I visited etienneaigner.com and saw this popup (below). I have just 1 question:
I was on a product page that had 562 reviews with an average rating of 4.7 out of 5 stars. 96% of respondents said they’d recommend this product to a friend. That’s amazing, right? We’ll, it depends.
While the overall stats are impressive their latest review was very negative:
This one negative review stopped me on my tracks. It’s silly to focus on the latest review when the next 4 have 5 star ratings, but who said shoppers were rational??
So, what is the etailer to do? They have 3 options:
1: Moment the review came in they should have posted a review reply stating they’ll fix the situation.
2: They could have sent an email blast to people who made a purchase in the last 60 days but didn’t post a review. This would effectively push the negative review lower.
3: They could have added a graphic like this to the right of the review:
Option #3 can only be used sparingly. If you apply this tactic for every negative review then it’ll lose its potency. Use it only once on a popular product page.
If 90% of your site visitors aren’t seeing your #1 asset then the person responsible for not achieving your potential is you.
Dharmashop.com is an online store. As I explored their site I didn’t see anything that really blew my mind: they have a fairly good product selection, fairly OK site design and fairly good number of customer reviews. Then I stumbled on their Facebook page and saw they have 254,391 fans. And these are active fans who comment on every DharmaShop post.
I haven’t seen many ecommerce sites with 254,391 fans so my mind was blown. Talk about social proof. Why didn’t Dharmashop.com draw attention to their Facebook page moment I landed on their site? Most visitors spend less than 20 seconds on a site.
They should have done what bavariasausage.com does. When you visit that site the first thing you notice is this Facebook floating tab:
It’s impossible to miss and on mouseover it opens to this:
Nice and simple way to let shoppers know how many people love you on Facebook.
Dharmashop.com doesn’t need to copy bavariasausage.com but they do need to figure out a way to ensure 90% of their site visitors know they have 254,391 Facebook fans.
I don’t understand why most sites either:
1: Don’t tell their story.
2: Tell a formulaic story.
There is no template for an About Us page. All you have to do is give the world a glimpse of who you are and what you stand for.
The first thing balsamiq.com does when you land on their homepage is show a prompt to their About Us page (see bottom right corner of screenshot below):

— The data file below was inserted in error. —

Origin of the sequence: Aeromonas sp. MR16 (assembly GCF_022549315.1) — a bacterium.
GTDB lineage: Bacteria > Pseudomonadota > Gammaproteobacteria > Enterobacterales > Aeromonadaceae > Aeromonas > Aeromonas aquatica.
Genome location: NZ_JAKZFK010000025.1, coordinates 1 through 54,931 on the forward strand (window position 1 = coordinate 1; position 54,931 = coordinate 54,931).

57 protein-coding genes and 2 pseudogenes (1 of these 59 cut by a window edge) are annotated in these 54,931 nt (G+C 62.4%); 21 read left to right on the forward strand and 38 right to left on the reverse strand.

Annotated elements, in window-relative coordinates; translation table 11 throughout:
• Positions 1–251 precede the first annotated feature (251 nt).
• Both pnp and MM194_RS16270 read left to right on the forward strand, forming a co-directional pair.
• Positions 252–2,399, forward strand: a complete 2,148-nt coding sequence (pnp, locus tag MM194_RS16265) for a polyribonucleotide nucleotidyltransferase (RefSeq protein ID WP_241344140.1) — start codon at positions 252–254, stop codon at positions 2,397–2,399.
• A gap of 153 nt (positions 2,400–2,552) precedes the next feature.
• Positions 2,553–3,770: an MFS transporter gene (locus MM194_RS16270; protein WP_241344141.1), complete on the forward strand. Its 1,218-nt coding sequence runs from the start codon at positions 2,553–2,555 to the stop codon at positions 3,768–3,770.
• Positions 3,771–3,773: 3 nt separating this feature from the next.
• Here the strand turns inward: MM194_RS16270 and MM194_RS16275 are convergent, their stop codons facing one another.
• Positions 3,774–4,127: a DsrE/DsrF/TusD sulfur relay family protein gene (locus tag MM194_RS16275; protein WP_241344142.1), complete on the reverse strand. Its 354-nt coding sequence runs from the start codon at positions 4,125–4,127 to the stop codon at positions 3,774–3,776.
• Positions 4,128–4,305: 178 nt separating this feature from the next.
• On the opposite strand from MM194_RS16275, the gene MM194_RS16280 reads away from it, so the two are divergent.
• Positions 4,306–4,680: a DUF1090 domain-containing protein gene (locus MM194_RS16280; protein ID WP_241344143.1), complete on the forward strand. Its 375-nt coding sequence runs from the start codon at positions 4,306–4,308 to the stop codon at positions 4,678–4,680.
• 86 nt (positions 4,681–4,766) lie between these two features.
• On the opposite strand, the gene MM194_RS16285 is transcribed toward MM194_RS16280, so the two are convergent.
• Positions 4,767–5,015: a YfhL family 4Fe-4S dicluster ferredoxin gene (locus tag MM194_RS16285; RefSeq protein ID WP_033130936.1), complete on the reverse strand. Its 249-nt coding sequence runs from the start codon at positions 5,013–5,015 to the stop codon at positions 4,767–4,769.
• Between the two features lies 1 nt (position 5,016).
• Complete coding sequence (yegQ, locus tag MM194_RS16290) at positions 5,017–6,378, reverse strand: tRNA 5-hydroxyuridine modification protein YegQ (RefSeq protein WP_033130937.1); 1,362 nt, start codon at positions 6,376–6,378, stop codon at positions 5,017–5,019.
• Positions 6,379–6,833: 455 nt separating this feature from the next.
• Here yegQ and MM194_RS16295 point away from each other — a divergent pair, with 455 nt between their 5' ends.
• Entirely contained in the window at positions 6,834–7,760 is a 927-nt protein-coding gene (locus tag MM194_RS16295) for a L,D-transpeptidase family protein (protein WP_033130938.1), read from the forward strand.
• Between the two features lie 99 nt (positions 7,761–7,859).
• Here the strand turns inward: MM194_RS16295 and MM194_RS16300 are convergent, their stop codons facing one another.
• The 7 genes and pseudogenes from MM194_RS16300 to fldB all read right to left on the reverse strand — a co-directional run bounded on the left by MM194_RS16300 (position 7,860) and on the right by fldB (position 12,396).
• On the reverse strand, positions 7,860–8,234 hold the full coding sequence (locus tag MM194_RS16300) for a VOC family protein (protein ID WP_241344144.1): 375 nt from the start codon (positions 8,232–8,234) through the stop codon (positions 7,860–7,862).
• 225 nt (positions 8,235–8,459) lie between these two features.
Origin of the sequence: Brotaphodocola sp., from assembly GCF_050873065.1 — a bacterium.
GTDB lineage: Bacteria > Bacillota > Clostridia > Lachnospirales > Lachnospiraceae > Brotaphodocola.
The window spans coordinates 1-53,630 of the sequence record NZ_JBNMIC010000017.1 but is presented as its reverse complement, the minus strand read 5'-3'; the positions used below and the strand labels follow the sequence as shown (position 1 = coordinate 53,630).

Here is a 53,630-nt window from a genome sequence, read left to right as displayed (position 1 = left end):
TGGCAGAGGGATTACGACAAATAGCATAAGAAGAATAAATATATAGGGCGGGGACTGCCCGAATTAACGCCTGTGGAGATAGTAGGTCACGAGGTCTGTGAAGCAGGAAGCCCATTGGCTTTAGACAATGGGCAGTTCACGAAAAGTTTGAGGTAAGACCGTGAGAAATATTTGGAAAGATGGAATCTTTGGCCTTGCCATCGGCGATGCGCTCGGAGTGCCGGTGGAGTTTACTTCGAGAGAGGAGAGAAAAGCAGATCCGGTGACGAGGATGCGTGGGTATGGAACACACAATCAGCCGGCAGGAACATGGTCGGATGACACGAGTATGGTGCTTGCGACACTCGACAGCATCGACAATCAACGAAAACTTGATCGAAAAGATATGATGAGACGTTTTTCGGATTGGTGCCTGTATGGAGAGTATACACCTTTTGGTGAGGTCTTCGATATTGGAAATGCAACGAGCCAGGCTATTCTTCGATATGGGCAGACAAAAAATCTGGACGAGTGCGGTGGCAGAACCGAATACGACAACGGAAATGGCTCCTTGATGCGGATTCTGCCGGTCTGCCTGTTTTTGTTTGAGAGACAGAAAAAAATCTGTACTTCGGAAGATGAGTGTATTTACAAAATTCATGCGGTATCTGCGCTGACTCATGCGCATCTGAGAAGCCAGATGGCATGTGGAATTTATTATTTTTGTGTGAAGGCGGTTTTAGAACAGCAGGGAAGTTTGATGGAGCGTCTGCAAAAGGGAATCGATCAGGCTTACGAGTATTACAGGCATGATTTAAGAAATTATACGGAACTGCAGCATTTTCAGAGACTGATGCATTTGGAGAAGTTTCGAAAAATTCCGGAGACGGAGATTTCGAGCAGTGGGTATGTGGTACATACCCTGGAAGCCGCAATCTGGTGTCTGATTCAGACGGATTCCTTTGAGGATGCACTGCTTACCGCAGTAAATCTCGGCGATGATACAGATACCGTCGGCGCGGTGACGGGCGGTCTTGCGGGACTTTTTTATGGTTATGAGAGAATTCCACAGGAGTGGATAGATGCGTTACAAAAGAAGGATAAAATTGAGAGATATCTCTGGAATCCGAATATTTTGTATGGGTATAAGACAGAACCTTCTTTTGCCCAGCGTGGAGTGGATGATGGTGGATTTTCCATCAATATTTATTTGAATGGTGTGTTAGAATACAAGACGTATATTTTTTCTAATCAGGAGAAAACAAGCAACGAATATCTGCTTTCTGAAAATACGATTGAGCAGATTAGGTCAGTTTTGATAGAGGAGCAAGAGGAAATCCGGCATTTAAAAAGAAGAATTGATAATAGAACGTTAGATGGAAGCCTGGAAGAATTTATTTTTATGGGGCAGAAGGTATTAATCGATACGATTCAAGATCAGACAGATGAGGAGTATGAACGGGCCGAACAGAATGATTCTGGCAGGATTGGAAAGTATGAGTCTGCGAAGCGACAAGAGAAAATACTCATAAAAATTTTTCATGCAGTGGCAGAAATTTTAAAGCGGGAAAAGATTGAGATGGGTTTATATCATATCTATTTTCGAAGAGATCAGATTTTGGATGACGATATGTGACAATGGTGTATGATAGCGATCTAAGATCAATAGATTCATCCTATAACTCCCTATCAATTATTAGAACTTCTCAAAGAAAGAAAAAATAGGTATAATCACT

And on click this content is shown on top of their About Us page. It’s very short, to the point and full of personality:
Now here’s the thing, Balsamiq is used by some of the largest companies in the world:
But that information is buried lower on the page. Balsamic is giving more prominence to their About Us content over their client list. And that’s the right thing to do. Shoppers buy from people they trust. Yes, social proof is important, but it’s less important than your amazing personal story.
Word-of-mouth marketing is so powerful. But it’s hard to get right.
Here is an idea I thought up:
DANAT is a gourmet chocolate manufacturer (not a real company). Their fans absolutely love them but only 0.005% of chocolate lovers in the US even know of DANAT. DANAT could spend on spray and pray marketing but they want to use their marketing dollars wisely. DANAT wants to reach friends of DANAT fans.
So they send their super fans an email with an interactive map. The teaser copy reads, “Can you think of 1 close friend who would love DANAT? Where does this friend live?”:
The reader feels compelled to interact with the map (all humans feel compelled to interact with interactive maps). Picking a state takes them to a landing page. For the sake of argument assume they click Michigan. This is what they’ll see on landing page:
When they visit this page a cookie is set. That way if visitor returns to email and clicks on some other state the site recognizes the cookie and prevents user from making an alternate selection.
Jibjab.com makes money when visitors create $18/year paid accounts.
People land on the site looking for creative greeting cards. The first thing jibjab.com asks you to do is personalize your favorite card. This drives engagement. At this point the user doesn’t have a clue about the $18/year ask. After personalizing you compose a message for the recipient and hit DONE. This is when they ask the user to create a paid account:
The clever bit is that to the left of the payment form they show the card you had selected for customization as a subtle reminder of why becoming a paid member is such a good idea. Why does this matter? Well, when a shopper is going through the payment process they are constantly asking themselves, “Should I really be paying $x for this?” and seeing the thing (personalized greeting in this case) that got them this far into the funnel is a warm reassurance.
Here are details for paper system (product on the right):
1: It’s more expensive over the long run ($4.99/month versus one-time fee of $14.99)
2: More steps involved in using paper system.
3: The flow of coffee is slower with paper system so I have to wait longer for 1 cup of coffee.
My mother-in-law raves about Eco-Fill® Deluxe 2.0 (product on the left) and is always reminding us to switch from earth-unfriendly option to the paperless system. But it took us a whole year to give it a shot. Habit is a hard thing to break.
This is the same resistance you have to overcome on your site. You may have a far superior product to what the shopper currently has but just listing 5 features is not going to be enough to overcome the bigger urge to do nothing. You have to work harder. But the rewards are amazing on the other side.